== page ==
Court has jurisdiction over the claims based upon the MPRSA and that such action against the federal defendants is not barred by sovereign immunity.
Defendants contend that plaintiff lacks standing to bring an action predicated upon section 13 of the Rivers and Harbors Act of 1899,
33 U.S.C. § 407, because the enforcement of that Act is specifically delegated to the United States, see 33 U.S.C. § 413, and there is no implied private right of action emanating therefrom. See, e. g., Connecticut Action Now, Inc. v. Roberts Plating Co., 457 F.2d 81 (2d Cir. 1972) (suit expressly brought on behalf of the general public); Loveladies Property Owners Ass'n v. Raab, 430 F.2d 276, 281 (D.N.J.1975), aff'd mem. 547 F.2d 1162 (3d Cir. 1976), cert. denied, 432 U.S. 906, 97 S. Ct. 2945, 53 L. Ed. 2d 1077 (1977); Parsell v. Shell Oil Co., 421 F.Supp. 1275, 1277-80 (D.Conn.1976); Burgess v. M/V Tamano, 373 F.Supp. 839, 844-45 (D.Maine 1974); Bass Anglers Sportsman's Soc'y v. Scholze Tannery, Inc., 329 F.Supp. 339 (E.D.Tenn.1971); Bass Anglers Sportsman's Soc'y v. U.S. Plywood-Champion Papers, Inc., 324 F.Supp. 302 (S.D.Tex.1971); Bass Angler Sportsman Soc'y v. United States Steel Corp., 324 F.Supp. 412, 416 (U.S.D.C.), aff'd per curiam sub nom. Bass Anglers Sportsman Soc'y v. Koppers Co., 447 F.2d 1304 (5th Cir. 1971).
Conceding that under normal circumstances no private right of action arises pursuant to this Act, plaintiff, nevertheless, attempts to distinguish these cases by stating that none of them involved a situation wherein the defendant was an agency of the federal government. Plaintiff then proceeds to rely on Natural Resources Defense Council, Inc. v. Grant, 355 F.Supp. 280 (E.D.N.C.1973), wherein the court held that a private person had standing to bring an action pursuant to section 13 of the Refuse Act, 33 U.S.C. § 407. The court therein reasoned that since the defendants were represented by the same office that was delegated the authority to enforce the Refuse Act, the plaintiffs should be allowed to enforce it and seek injunctive relief as private attorneys general. Accord, Illinois v. Hoffman, 425 F.Supp. 71, 76 (S.D.Ill.1977). The cases relied upon by the court in reaching that decision, however, did not involve section 13, but, rather, involved other sections of the Refuse Act.
See Parsell v. Shell Oil Co., supra at 1277 & n. 4.
Furthermore, a federal agency was one of the defendants in the following cases which held that there was no private right of action under section 13 of the Refuse Act, 33 U.S.C. § 407. Bass Anglers Sportsman's Soc'y v. Scholze Tannery, Inc., supra at 342; Bass Anglers Sportsman's Soc'y v. U.S. Plywood-Champion Papers, Inc., supra at 306-07; Bass Angler Sportsman Soc'y v. United States Steel Corp., supra at 416.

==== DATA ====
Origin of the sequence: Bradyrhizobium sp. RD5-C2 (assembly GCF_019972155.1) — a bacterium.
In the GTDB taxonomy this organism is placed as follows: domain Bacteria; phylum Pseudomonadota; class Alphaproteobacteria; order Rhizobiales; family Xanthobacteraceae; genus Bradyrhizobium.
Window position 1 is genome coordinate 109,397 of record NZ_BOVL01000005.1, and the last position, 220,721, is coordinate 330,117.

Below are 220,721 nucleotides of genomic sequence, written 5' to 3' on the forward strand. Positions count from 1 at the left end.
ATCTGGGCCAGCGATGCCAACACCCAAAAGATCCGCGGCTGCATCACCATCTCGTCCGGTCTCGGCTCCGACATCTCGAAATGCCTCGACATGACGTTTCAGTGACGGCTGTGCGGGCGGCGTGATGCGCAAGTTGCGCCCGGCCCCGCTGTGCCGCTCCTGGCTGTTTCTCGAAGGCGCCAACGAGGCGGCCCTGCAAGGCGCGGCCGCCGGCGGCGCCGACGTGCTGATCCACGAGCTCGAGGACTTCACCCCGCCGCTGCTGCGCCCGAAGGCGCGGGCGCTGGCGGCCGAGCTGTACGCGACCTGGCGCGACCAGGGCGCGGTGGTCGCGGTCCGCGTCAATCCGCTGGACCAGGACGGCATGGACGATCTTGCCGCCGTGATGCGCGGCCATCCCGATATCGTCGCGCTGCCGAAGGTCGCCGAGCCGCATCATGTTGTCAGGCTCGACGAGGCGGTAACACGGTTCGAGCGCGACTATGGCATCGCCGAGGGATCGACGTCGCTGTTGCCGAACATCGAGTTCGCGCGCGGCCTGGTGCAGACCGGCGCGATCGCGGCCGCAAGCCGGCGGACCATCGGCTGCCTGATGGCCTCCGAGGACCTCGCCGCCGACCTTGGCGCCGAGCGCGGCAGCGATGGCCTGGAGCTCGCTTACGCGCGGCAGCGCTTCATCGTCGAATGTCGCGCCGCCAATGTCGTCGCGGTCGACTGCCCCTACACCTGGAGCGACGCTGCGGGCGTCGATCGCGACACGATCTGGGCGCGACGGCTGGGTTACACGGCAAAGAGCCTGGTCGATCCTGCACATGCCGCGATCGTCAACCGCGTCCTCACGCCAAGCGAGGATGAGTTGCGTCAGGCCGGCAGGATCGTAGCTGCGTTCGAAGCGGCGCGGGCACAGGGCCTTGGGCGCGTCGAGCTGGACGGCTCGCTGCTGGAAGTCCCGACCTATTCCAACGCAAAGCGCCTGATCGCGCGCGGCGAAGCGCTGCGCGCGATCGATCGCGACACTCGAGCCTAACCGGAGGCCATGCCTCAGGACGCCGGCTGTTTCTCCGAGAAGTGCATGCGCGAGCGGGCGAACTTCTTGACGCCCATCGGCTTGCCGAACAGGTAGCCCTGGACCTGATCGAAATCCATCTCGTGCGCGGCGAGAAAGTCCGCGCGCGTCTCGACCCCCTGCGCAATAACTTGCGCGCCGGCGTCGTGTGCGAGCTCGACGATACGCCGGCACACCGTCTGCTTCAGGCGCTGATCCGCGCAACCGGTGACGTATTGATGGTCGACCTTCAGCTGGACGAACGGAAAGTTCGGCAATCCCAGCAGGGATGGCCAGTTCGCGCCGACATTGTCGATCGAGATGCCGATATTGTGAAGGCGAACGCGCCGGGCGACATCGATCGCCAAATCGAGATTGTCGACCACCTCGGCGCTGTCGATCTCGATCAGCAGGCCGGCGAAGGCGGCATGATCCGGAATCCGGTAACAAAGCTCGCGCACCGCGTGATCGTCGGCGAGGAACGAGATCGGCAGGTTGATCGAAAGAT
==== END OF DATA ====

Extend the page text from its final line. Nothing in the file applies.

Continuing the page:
Finally, in Red Star Towing & Transp. Co. v. Department of Transp., 423 F.2d 104, 105 (3d Cir. 1970), the Third Circuit stated that the Refuse Act "did not . . . create any civil cause of action in favor of private parties injured by any violation of the Act." Accord, Loveladies Property Owners Ass'n v. Raab, supra at 281. In fact, a number of other courts have construed that decision as holding that there is no right of private action under any of the provisions of the Refuse Act. Sierra Club v. Morton, 400 F.Supp. 610, 622 n. 6 (N.D.Cal.1975); River v. Richmond Metropolitan Authority, 359 F.Supp. 611, 639 (E.D.Va.), aff'd per curiam, 481 F.2d 1280 (4th Cir. 1973). Contra, Illinois v. Hoffman, supra at 76.
I therefore hold that section 13 of the Refuse Act, 33 U.S.C. § 407, does not give rise to a private right of action. Accordingly, plaintiff's claim under that provision must be dismissed for failure to state a claim upon which relief can be granted.
Plaintiff also attempts to ground its suit upon the Fifth, Ninth and Fourteenth Amendments. This action is one which seeks to protect the environment. It generally has been held that there is no constitutional right to such protection. See Ely v. Velde, 451 F.2d 1130, 1139 (4th Cir. 1971); Gasper v. Louisiana Stadium & Exposition Dist., 418 F.Supp. 716, 720-22 (E.D.La.1976); Upper W. Fork River Watershed Ass'n v. Corps of Engineers, 414 F.Supp. 908, 931-32 (N.D.W.Va.1976), aff'd mem. 556 F.2d 576 (4th Cir. 1977); Pinkney v. Ohio Environmental Protection Agency, 375 F.Supp. 305, 309-10 (N.D.Ohio 1974); Hagedorn v. Union Carbide Corp., 363 F.Supp. 1061, 1064-65 (N.D.W.Va.1973); Virginians for Dulles v. Volpe, 344 F.Supp. 573, 579 (E.D.Va.1972), aff'd in part and rev'd in part, 541 F.2d 442 (4th Cir. 1976); Tanner v. Armco Steel Corp., 340 F.Supp. 532, 536-37 (S.D.Tex.1972); Environmental Defense Fund v. Corps of Engineers, 325 F.Supp. 728, 739 (E.D.Ark.1971). Plaintiff cites no case to the contrary.